The exposure compensation It is something that not everyone knows and much less uses.

Although I am a kind of evangelizer of the “manual mode”, there are situations in which for speed or convenience we must use semi-automatic modes and this is where the exposure compensation.

Surely you have seen it as -2EV to + 2EV with the possibility of jumps of 1 / 3EVm etc. Did you already know what it meant?

To activate it, you just have to press and hold the buttons of the images and move the camera wheel to modify the values.


At first it usually goes unnoticed but when we have an exposure problem with dark or very light photos, we run to Google to find a solution.


When to use exposure compensation?

In case you are interested in shooting in some semi-automatic mode like Aperture priority (the camera takes care of choosing the appropriate shutter speed), the camera may, due to the demands of the scene, not be able to make a correct measurement and overexpose or underexpose the image. The easiest way to correct this is through the exposure compensation or switch to operating the camera in manual mode.

With the exposure compensation you will be able to correct an erroneous measurement of the camera’s photometer, achieving the correct or desired exposure.

Depending on the semiautomatic mode you have selected, some settings or others will be modified to achieve a good exposure.

In the case of Trigger priority, the camera will change the aperture and keep the shutter speed you have chosen.

You can use exposure compensation in the semi-automatic Program, Aperture Priority and Shooting Priority modes.

Curiosity about exposure compensation

A curious situation where you should use compensation is in snow or when photographing pure black objects.

why photo of gray snow

Snow tends to appear gray and dark objects or animals appear lighter than they really are. In the snow you will have to soverexpose +1 or +2 steps depending on the scene to achieve pure white and for black objects, underexpose -1 or -2, -3 steps.

This occurs because the camera photometers are calibrated at 18% gray, although some opinions favor 12% ANSI.

Fix an underexposed or dark photo

If your image appears dark you will have to move the bar exposure compensation towards +1. Observe the new result and assess whether it is necessary to take another shot at +2, + 3, + 4, etc., for this, trust the histogram. You can take a look at the article how to interpret a histogram.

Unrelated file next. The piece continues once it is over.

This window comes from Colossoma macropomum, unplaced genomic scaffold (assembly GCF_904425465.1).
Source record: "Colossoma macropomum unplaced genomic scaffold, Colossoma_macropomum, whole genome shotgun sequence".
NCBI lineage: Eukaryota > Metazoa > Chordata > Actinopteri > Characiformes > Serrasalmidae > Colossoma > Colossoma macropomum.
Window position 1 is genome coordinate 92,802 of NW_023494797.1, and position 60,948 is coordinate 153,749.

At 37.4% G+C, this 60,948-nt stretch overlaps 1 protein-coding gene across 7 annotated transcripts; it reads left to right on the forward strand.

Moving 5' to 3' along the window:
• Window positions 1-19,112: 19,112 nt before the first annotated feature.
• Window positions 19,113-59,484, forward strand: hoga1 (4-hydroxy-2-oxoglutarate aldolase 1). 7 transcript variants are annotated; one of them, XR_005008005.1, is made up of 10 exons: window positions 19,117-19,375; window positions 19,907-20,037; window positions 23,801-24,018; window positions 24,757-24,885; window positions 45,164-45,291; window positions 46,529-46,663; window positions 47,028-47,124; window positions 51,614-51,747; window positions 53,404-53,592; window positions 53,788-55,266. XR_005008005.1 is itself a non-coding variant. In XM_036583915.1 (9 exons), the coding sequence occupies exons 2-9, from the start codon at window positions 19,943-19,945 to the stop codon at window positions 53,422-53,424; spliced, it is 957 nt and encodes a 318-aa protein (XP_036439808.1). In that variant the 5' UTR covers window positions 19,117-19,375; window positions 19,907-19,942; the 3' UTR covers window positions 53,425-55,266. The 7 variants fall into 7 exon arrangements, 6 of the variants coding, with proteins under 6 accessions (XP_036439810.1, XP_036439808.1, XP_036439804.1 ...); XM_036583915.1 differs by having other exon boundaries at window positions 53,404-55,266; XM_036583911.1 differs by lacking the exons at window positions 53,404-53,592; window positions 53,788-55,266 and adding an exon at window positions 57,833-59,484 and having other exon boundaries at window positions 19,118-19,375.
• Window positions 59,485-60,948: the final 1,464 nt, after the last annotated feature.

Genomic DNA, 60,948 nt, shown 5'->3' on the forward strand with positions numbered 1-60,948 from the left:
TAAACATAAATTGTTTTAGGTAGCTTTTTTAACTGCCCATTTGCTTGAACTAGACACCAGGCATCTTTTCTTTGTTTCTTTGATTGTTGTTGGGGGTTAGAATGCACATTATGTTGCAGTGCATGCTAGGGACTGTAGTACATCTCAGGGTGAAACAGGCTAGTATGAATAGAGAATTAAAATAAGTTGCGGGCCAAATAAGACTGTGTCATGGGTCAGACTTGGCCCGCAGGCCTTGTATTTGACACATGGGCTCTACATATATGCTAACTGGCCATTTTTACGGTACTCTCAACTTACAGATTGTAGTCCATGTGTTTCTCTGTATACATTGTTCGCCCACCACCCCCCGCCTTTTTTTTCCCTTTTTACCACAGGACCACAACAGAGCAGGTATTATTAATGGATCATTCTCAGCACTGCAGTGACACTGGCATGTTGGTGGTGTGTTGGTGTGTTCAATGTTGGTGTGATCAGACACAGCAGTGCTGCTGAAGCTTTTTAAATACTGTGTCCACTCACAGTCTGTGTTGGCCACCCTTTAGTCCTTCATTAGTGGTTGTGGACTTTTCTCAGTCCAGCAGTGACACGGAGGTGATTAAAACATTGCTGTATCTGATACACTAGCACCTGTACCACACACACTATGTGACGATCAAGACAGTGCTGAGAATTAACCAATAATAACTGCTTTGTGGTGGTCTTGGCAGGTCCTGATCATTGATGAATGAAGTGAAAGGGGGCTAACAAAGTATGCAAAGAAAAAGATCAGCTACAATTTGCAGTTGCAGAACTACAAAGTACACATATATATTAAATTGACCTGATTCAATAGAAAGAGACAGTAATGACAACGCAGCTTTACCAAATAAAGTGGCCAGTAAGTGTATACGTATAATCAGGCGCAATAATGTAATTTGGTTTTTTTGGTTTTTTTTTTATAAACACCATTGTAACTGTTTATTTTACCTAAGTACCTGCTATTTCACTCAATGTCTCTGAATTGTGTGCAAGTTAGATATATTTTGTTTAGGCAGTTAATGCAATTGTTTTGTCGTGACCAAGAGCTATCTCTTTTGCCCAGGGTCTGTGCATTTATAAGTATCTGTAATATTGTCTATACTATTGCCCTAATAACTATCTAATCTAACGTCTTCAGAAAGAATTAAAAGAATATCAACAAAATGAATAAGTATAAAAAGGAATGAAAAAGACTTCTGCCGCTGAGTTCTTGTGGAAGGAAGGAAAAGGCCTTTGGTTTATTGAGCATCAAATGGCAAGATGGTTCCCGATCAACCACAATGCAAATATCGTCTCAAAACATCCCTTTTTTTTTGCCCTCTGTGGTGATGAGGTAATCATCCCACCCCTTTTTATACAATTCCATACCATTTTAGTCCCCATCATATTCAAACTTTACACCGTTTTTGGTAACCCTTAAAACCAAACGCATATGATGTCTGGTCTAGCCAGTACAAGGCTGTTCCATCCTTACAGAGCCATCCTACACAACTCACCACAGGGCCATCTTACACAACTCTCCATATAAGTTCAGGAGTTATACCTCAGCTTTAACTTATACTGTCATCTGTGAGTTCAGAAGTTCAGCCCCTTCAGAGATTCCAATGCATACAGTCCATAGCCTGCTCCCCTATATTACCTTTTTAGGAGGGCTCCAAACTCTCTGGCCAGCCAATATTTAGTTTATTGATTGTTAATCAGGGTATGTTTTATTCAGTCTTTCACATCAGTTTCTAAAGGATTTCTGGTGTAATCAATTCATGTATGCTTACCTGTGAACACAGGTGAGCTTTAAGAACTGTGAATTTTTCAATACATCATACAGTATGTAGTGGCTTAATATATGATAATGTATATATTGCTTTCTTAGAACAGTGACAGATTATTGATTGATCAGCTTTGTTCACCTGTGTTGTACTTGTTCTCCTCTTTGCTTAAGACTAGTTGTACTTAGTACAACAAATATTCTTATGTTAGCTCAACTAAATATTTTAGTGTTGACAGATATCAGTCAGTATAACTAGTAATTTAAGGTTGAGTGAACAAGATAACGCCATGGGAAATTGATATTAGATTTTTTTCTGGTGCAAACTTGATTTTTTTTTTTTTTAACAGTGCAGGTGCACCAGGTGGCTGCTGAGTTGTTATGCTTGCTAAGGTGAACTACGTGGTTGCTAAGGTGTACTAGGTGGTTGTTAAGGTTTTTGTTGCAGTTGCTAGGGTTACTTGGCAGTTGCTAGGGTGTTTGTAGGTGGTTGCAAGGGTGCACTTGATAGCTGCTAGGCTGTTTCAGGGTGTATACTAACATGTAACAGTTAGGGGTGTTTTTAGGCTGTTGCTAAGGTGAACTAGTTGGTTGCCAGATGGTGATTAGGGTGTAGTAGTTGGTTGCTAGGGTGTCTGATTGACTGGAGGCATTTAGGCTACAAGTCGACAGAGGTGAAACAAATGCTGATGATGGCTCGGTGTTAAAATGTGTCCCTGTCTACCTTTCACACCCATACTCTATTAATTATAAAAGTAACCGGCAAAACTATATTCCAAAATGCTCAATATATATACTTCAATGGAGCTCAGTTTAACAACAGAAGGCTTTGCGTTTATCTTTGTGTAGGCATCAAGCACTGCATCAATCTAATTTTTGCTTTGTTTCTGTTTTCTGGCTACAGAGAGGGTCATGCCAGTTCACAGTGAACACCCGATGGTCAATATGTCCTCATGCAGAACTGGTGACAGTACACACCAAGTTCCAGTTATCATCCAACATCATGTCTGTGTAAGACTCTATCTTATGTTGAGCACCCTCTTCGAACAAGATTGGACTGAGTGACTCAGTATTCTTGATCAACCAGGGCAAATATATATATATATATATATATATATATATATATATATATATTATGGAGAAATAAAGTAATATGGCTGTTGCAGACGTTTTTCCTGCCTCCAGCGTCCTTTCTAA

my photos come out dark

Fix an overexposed or too light photo

In the case of overexposure you will have to do the opposite movement. Move the dial to the minus area, this way you will be darkening the image with each step you go down.

There are cameras that allow you to select the thirds to be more precise in correcting the offset.

Histogram and exposure

As you know, a histogram represents a range of tones, from pure black on the left, to pure white on the far right. If the histogram is centered it is because you have managed to capture a greater tonal range.

Whether or not to pay attention to the histogram will depend on the result you are looking for. In a backlight you will not be able to trust a centered histogram.

histogram and exposure
Example of a backlight histogram
backlight exposure

Bracketing and exposure compensation

Currently most SLR cameras allow bracketing or bracketing technique.

This technique consists in that the camera will automatically take 3 shots of different exposures of the same scene. It is important not to vary the position of the camera.

For example, if you want to get an HDR photograph, use the bracketing to get 3 shots with 3 different exposures.

bracketing technique

One shot at +2 exposure, another at 0, and a last shot at -2. These 3 photographs can be merged in your editing program to get an HDR image or a high dynamic range.

take 3 photos at the same time

If your camera does not have this function, you can achieve the same effect manually. You would only have to use the exposure compensation as we have seen previously. Take one shot with the exposure at 0 and two more by manually changing it to +2 and -2 or +1, -1, etc. In this way you can also get a greater number of takes to merge and achieve different effects.

In conclusion

Although it is advisable to know the exposure compensation for the different situations in which you use semi-automatic modes, once you get used to operating the camera in manual mode, you will perform this compensation manually, quickly and controlling the light at all times to your liking. .

Keep learning

If you feel like it learn something else today, I recommend the following articles:

Rule of Thirds

Landscape Photography Tips

Depth of field

What instant camera to buy


Leave a Reply

Your email address will not be published. Required fields are marked *